Temple Building – 515 West Pender Street

The Temple Building was built in 1905 and designed by Grant and Henderson for trader and broker Richard Winch. In 1906 the main floor had two tenants; BC Assay and Chemical Supply Co were at 513, while W S Holland of Holland and Davidson Real Estate was at 517. Upstairs, at 515 was the Monte Carlo Rooming House. This arrangement remained for several years, although the real estate offices by 1909 were occupied by “the International Brokerage Co. A Sinclair, timber broker, the B C Ink Co and A Erskine Smith, mines” (he was a mining broker, living up the street in the St Francis Hotel).

Mr. Winch was amazingly successful, amassing a fortune from starting in grocery and game retailing,  canning salmon, and then also became a broker, supplier, and insurance and shipping agent. He invested his profits from these businesses into real estate, building one of the city’s most prestigious office buildings, and trading in real estate across the city. He owned a Rolls Royce Silver Ghost in 1910, and had three servants at home in 1911. When this 1946 Vancouver Public Library image was taken, Vick’s Radio Service was in one main floor retail unit, Harvey & Riach’s furniture store occupied the other space, and upstairs were the Temple Rooms.

Next door at 519, Guilding & Folley, auctioneers occupied the building, although we’ve drawn a complete blank on who designed or developed it in the mid 1900s, but early tenants included John Williams, an inspector of fisheries, Hood Bros real estate and the Prudential Life Insurance Co. (There’s a building name on the cornice, but the image isn’t clear enough and it was erased in later years). As William Hood built other property on Pender, he and his brother Robert could have developed this as well. (There were in fact a second Acland Hood Hall, also on West Pender).

The Hood brothers arrived around 1906 from Cupar, in Fife, Scotland, and successfully ran a real estate business for over 50 years. (Robert Hood developed a sideline as a writer – his first novel was published in 1918, and he published seven books; fiction, non-fiction and poetry over a thirty year writing career). They were more ambitious than some of their rivals, advertising in an Oregon newspaper in 1920 for example “FIVE-STORY and basement modem brick hotel, on Granville street, Vancouver. B. C, 75-ft. frontage, most of furniture goes with building, tenant’s lease expiring, for sale at a sacrifice. HOOD BROS., 626 Pender street west, Vancouver.”

Today the Conference Plaza development is here, completed in 1996 and designed by Aitken Wreglesworth Associates. The Pender Street facades recreate a low podium similar in scale to what was there before, with a 30 storey 252 unit condo tower on the corner with Seymour.

Posted May 25, 2017 by ChangingCity in Downtown, Gone

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Dunsmuir and Homer Street – sw corner

We’ve seen the buildings here in a couple of earlier posts: the first building constructed here was St Ann’s Academy, and subsequently the parking structure with retail on the main floor (seen again here in this 1970s Vancouver Public Library image). It was replaced in 1984 with the low-rise component of 401 West Georgia, a 22 storey office tower designed by Aitken, Smith, Carter Architects. Now there’s a proposal for what would be the fourth building to be located here, an 11-storey office building designed by B&H Architects.

The area will change more, because there’s a tower proposed to be built on the parking garage of the Scotiatower, completed in 1976. That will be to the left of the tower, behind Zoltan Kiss’s 1974 tower for the Diamond Family, seen behind the parkade  (so pushing the image back to over 40 years ago). Down the street, beyond the Holy Rosary Cathedral, the Dunsmuir Hotel will be included in some way in the redevelopment of the Bay Parkade, and on the immediate left hand edge of the picture the Post Office has a proposal to add office, rental and condo residential towers on top of the repurposed heritage structure.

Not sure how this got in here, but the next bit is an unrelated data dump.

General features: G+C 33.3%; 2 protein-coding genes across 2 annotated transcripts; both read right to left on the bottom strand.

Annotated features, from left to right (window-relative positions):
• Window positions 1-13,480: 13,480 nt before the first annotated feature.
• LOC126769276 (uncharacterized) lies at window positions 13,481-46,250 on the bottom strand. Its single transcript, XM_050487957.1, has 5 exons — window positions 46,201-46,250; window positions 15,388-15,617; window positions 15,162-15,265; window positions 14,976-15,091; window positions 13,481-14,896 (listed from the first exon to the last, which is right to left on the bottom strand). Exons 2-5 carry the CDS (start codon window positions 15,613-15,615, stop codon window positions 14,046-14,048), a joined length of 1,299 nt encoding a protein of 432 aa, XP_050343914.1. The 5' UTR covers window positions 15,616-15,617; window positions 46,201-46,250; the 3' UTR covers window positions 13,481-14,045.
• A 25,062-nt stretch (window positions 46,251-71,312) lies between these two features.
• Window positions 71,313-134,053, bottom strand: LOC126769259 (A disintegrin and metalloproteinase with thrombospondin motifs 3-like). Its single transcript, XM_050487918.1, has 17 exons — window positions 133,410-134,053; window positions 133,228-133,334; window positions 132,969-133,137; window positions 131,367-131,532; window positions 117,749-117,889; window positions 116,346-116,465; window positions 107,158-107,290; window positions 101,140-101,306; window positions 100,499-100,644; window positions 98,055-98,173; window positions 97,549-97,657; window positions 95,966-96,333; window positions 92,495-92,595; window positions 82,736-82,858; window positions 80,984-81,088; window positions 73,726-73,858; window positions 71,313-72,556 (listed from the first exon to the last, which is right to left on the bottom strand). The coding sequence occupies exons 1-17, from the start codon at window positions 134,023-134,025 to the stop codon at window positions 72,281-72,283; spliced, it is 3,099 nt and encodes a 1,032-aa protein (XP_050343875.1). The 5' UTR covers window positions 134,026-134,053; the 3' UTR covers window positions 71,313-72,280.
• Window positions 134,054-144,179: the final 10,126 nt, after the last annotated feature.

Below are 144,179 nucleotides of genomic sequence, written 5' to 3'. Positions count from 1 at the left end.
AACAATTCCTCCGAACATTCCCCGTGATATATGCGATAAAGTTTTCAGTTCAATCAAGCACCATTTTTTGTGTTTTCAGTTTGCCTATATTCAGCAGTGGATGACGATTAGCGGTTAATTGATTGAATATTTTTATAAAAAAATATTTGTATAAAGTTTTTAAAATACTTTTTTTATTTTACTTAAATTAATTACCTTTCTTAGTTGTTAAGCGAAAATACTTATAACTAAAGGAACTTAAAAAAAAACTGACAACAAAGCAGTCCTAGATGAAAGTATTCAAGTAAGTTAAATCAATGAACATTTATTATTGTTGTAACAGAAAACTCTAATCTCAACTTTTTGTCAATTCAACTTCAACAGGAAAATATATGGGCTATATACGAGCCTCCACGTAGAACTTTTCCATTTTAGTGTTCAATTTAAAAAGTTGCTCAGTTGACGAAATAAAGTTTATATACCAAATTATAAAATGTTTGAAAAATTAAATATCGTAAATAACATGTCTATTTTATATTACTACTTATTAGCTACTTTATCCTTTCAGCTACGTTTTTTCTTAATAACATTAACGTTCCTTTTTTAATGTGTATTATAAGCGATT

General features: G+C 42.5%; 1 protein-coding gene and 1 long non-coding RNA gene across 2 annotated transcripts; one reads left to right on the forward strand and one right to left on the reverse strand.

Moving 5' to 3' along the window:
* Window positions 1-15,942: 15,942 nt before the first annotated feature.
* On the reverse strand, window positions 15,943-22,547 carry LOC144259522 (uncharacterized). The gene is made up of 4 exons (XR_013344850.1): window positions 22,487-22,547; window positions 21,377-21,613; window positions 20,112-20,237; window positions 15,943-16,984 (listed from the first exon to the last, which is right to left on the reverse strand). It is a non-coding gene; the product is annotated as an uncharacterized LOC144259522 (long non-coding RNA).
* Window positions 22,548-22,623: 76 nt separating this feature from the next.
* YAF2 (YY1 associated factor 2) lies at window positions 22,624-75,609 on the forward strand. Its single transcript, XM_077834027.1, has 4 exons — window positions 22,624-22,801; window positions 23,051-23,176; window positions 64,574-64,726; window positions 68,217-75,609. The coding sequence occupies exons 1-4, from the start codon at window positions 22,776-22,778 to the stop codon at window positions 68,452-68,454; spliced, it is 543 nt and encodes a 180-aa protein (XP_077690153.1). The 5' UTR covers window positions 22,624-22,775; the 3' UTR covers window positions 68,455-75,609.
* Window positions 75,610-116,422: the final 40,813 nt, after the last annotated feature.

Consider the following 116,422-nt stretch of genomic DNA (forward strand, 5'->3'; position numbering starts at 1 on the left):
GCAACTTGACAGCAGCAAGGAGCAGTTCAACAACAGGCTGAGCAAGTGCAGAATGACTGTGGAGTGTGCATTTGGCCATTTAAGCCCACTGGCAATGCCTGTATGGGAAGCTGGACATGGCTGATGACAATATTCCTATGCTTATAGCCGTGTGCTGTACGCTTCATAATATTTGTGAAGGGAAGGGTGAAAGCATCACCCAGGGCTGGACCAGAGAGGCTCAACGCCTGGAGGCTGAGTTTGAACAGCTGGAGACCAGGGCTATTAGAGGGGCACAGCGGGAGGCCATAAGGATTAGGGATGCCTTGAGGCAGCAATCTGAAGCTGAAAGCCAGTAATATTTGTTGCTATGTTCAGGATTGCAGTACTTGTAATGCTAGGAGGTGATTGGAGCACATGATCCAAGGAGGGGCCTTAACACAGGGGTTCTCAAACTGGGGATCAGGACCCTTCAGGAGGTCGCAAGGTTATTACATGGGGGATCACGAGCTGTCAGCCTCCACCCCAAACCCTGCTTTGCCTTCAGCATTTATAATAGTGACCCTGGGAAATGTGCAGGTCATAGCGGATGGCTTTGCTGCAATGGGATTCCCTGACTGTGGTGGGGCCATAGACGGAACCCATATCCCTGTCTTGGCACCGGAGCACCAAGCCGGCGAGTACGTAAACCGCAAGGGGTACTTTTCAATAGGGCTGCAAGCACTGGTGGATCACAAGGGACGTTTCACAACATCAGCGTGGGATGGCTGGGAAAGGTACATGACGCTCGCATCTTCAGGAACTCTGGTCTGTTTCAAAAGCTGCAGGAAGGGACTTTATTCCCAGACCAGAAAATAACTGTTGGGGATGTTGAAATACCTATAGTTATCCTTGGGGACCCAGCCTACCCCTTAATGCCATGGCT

Posted May 22, 2017 by ChangingCity in Downtown, Gone

602 Keefer Street

Gregory Tom was the headmaster of Lord Strathcona School, across the street from here, when he had this house built in 1902. He was aged 39, and had come to Vancouver from Victoria, where he taught school. His early years were spent in Usborne, in Huron County, Ontario, which is where we think he was born (and listed in the 1871 census as Greggory). He had at least three siblings, one of them becoming a Senator in Toledo, Ohio. In 1888 Gregory emigrated to New York, but by 1891 he was in Victoria, aged 27 and still single.

Before he moved into his new home, which cost $1,000, he had married Caroline Fitton, also from Ontario and a few years younger than her husband, and they hade a son, Reginald, in 1896. William Cline, a carpenter and builder designed and built the house, as he did several others down the same street. It looks as if he was born in Quebec, while his wife, Mary, came from Ontario, but their children, including carpenters Albert and William H were born in the USA. This house was addressed as 602 on either street, Keefer, or Princess. We’ve noted many times that the 1911 census is unreliable, and it proved to be so for the Tom family, where Gregory is recorded as Anthony, although the details of the home address, (by then 1602 E 12th Ave where the family moved to that year), his occupation, Caroline and Reginald are all correct.

By 1921 Gregory had moved on to be the principal of Alexandra School, and was living on Point Grey Road. Reginald was still living at home, training as a lawyer with Williams Walsh McKim & Housser. Adding a further decade finds Gregory still working as principal of a school, and Reginald still at home, but now a barrister. Gregory retired in the early 1930s and died in 1938 in Vancouver, and Caroline in 1949 when she was living in New Westminster. Their son, Reginald Fitton Tom died at aged 43 in Vancouver in March 1940, still living at home.